26. Much as we may sympathise with the police officer concerned, I am afraid the correct charge IS murder. He had the intent to kill, that’s clear. He killed, that’s also clear. He therefore meets both legal criteria (intent to cause grievous bodily harm would have been enough) and – in the absence of a legitimate defence – he is guilty.

    What could that defence be? Provocation? I don’t think so. Self-defence? The victim was being held down, helpless, by a colleague. Obviously he is innocent until proven guilty, but it looks bad. His orders are no defence to him. A split second appraisal of the situation would have made it clear that de Menezes posed no threat. He was carrying no bags and we have now all seen the pictures which show he was lightly dressed with no scope to conceal a bomb.

    Of course, the people who ordered the killing are guilty too. In the world of ordinary crime, it’s not just the "button man" but the boss who orders the hit who is guilty. In the absence of specific legislation, the government or police have no right to introduce the "shoot to kill" policy. To do so, they would have to introduce a new defence to a charge of murder. Both Blairs should be in the dock alongside the unfortunate officer and his commander.

    Had there been reasonable cause to suppose that de Menezes was a suicide bomber carrying a device, then the officer could have pleaded "self-defence" as he would have been protecting himself and others. However, just imagine what a jury would make of that defence in this case if any of us had killed de Menezes in the alleged belief that he was carrying a bomb.

  27. On the technical point concerning, if you like, the ‘over-kill’ implied in firing several rounds into the man, that is standard practice. The intention is to kill the brain as quickly as possible – at least, quicker than it takes for some-one to press the button on a mobile ‘phone! It sounds horrific because it is horrific, but it is also essential.

    Events seem to be moving apace which is good, and one hopes that the prints hound the story in order to get an official and detailed report out to the public as soon as possible. Most Chief Constables appear to be super-glued to their chairs so the chances of Commissioner Blair falling on his truncheon are probably remote. We shall see.

  28. hmm must have misread the rather smug headline then.

    Trial by media AGAIN – in other comments – how do we know he was held down and shot? Intent on using the media to see this cop get banged up then -why is Jean Charles pictured lying on the floor face down, no shoes and with his Oyster card (looks like) by his hand. Struggle maybe? I dont know. THINK THE FACTS NEED TO BE CLEAR BEFORE THERE IS ANY PUBLIC HANGING. Is that so wrong? Dont think it is right to rush to judge a situation with the power of hindsight.

    Looks like this mess will take years to clear up. Wouldnt think the cops would be charged with either manslaughter or murder though. Unlawful killing perhaps. But how is it ‘unlawful’ if he is following government/police orders?

    And interesting to see joe public still in favour of the shoot to kill policy in spite of the story on ITV poll.

  29. hmm must have misread the rather smug headline then.

    Trial by media AGAIN – in other comments – how do we know he was held down and shot? Intent on using the media to see this cop get banged up then – ok so why is Jean Charles pictured lying on the floor face down, no shoes and with his Oyster card (looks like) by his hand. WHO KNOWS?! THINK THE FACTS NEED TO BE CLEAR BEFORE THERE IS ANY PUBLIC HANGING. Is that so wrong? Dont think it is right to rush to judge a situation with the power of hindsight and sensationalist press clippings.

    Looks like this mess will take years to clear up. Wouldnt think the cops would be charged with either manslaughter or murder though. Unlawful killing perhaps.

    And interesting to see joe public still in favour of the shoot to kill policy in spite of the story on ITV poll.

  30. Suppose that the leaks are true and – less likely – have no serious omissions. The surveillance chaps on the train identify the victim-to-be to the gun guys. The latter shout. Our victim gets up and walks towards them. One of the surveillance chaps is very brave and bear-hugs him, presumably to stop him setting off his bomb. (They have been instructed to assume that he has a bomb, I presume?) One of the gun guys sees the pair wrestling, presumably fears the bomb going off and, as instructed (or, at least, permitted) shoots the victim in the head. Have I got this right?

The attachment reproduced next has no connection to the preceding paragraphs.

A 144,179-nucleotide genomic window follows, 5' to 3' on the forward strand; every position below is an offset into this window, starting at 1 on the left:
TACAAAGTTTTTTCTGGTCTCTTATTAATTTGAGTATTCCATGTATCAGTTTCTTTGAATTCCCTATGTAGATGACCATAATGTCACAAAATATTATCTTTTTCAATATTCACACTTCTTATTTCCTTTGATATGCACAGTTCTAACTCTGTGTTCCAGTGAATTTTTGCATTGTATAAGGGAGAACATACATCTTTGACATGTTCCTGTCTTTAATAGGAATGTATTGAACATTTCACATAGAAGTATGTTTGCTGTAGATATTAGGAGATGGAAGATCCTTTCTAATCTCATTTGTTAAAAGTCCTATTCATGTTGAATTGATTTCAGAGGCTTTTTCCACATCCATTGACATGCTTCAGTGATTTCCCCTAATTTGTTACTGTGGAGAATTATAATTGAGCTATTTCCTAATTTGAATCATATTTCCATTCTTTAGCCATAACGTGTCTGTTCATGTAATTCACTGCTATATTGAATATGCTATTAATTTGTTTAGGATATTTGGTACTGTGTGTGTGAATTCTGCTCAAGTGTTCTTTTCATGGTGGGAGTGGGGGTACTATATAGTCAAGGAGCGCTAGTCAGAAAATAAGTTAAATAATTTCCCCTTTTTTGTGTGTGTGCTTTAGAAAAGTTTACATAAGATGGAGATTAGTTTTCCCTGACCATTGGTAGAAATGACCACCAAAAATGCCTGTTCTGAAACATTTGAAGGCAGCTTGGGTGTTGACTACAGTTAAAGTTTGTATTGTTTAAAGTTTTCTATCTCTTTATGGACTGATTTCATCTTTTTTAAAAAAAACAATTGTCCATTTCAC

What a bloody tale of error and misunderstanding, but what my morning paper doesn’t make clear is who – if anyone – issued the instruction that the victim was to be treated as a bomber and who promulgated the procedure that lead to that decision. Responsibility surely lies much higher up the chain of command than the policemen on the train. Just one more thought: anyone who succumbs to the irrationality of complaining about the number of shots fired is in a particularly poor position to criticise the police’s decision-making.

  31. One more one more: ‘But the "hideous situation" was entirely of the police’s manufacture. They should not have even been in the tube station with this guy, let alone shooting him dead on the train.’ This is just logically confused. You need to distinguish the moral, decision-making, knowledge-bearing agents – individuals – not rope everyone together into a bogus collective noun "the police". Thus you say the police manufactured the situation, the police were in the station, the police shot him dead. But these were different policeman and you’ll never think clearly about the case if you lump them together.

  32. Just to be clear: this week’s revelations come from police statements submitted to the IPCC investigators, so presumably are kosher – more kosher than Ian Blair’s statements to the press, although possibly misleading in isolation so will make more sense in the context of the IPCC report to the Crown Prosecution Service.

    The order to proceed on the basis that Menezes was indeed a suicide bomber, as has been reported, came from the Gold Commander, who has the unenviable task of giving or withholding the order to shoot in these cases. The officer in question is one Cressida Dick, previously the Met’s diversity chief. Money’s got to be on her "retiring on health grounds" before Sir Ian, I would have thought?

  33. Tom Paine

    You can have intent to kill, and kill, and it still NOT be murder in the legal sense. You can have intent to kill, and it can still be manslaughter.

  34. HIOP: It’s not actually established that Cressida Dick did give the order to shoot; at least one newspaper this morning was claiming she gave exactly the opposite order to "detain".

  35. Looks like my faith that the police officers concerned were acting justifiably to prevent a terrorist bombing was more than a little misplaced. Even I’ve got to say WTF were these officers thinking?

    This tells me that the police have no fucking plan to deal with a potential suicide bombing at all. No fucking plan and no fucking clue.